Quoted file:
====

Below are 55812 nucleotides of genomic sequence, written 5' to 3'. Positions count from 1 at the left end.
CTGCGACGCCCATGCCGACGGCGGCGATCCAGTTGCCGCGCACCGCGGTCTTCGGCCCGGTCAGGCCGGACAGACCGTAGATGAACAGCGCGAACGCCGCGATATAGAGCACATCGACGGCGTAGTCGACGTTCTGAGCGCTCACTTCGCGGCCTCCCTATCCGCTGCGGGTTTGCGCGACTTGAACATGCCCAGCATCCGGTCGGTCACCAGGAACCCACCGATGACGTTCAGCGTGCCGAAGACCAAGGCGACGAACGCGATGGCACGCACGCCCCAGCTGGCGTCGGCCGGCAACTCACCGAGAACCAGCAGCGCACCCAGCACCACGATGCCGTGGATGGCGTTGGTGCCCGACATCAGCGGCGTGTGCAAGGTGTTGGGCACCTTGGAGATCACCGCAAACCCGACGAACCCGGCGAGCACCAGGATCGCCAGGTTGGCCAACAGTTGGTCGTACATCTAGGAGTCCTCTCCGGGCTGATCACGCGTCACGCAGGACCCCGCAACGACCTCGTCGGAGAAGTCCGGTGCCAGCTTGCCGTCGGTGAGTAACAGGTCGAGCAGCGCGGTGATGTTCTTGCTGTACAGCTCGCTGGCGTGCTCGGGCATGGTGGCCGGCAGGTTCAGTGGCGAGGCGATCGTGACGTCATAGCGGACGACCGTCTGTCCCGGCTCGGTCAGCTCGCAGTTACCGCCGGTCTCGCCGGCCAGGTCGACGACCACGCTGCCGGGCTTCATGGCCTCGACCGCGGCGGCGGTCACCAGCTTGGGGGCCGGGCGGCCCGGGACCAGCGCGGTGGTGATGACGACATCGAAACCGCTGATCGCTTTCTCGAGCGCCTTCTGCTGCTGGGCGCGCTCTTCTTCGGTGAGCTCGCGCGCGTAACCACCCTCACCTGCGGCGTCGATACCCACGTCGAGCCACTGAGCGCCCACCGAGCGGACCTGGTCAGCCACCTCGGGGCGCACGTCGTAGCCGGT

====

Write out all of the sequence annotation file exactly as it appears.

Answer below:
Below are 55812 nucleotides of genomic sequence, written 5' to 3'. Positions count from 1 at the left end.
CTGCGACGCCCATGCCGACGGCGGCGATCCAGTTGCCGCGCACCGCGGTCTTCGGCCCGGTCAGGCCGGACAGACCGTAGATGAACAGCGCGAACGCCGCGATATAGAGCACATCGACGGCGTAGTCGACGTTCTGAGCGCTCACTTCGCGGCCTCCCTATCCGCTGCGGGTTTGCGCGACTTGAACATGCCCAGCATCCGGTCGGTCACCAGGAACCCACCGATGACGTTCAGCGTGCCGAAGACCAAGGCGACGAACGCGATGGCACGCACGCCCCAGCTGGCGTCGGCCGGCAACTCACCGAGAACCAGCAGCGCACCCAGCACCACGATGCCGTGGATGGCGTTGGTGCCCGACATCAGCGGCGTGTGCAAGGTGTTGGGCACCTTGGAGATCACCGCAAACCCGACGAACCCGGCGAGCACCAGGATCGCCAGGTTGGCCAACAGTTGGTCGTACATCTAGGAGTCCTCTCCGGGCTGATCACGCGTCACGCAGGACCCCGCAACGACCTCGTCGGAGAAGTCCGGTGCCAGCTTGCCGTCGGTGAGTAACAGGTCGAGCAGCGCGGTGATGTTCTTGCTGTACAGCTCGCTGGCGTGCTCGGGCATGGTGGCCGGCAGGTTCAGTGGCGAGGCGATCGTGACGTCATAGCGGACGACCGTCTGTCCCGGCTCGGTCAGCTCGCAGTTACCGCCGGTCTCGCCGGCCAGGTCGACGACCACGCTGCCGGGCTTCATGGCCTCGACCGCGGCGGCGGTCACCAGCTTGGGGGCCGGGCGGCCCGGGACCAGCGCGGTGGTGATGACGACATCGAAACCGCTGATCGCTTTCTCGAGCGCCTTCTGCTGCTGGGCGCGCTCTTCTTCGGTGAGCTCGCGCGCGTAACCACCCTCACCTGCGGCGTCGATACCCACGTCGAGCCACTGAGCGCCCACCGAGCGGACCTGGTCAGCCACCTCGGGGCGCACGTCGTAGCCGGT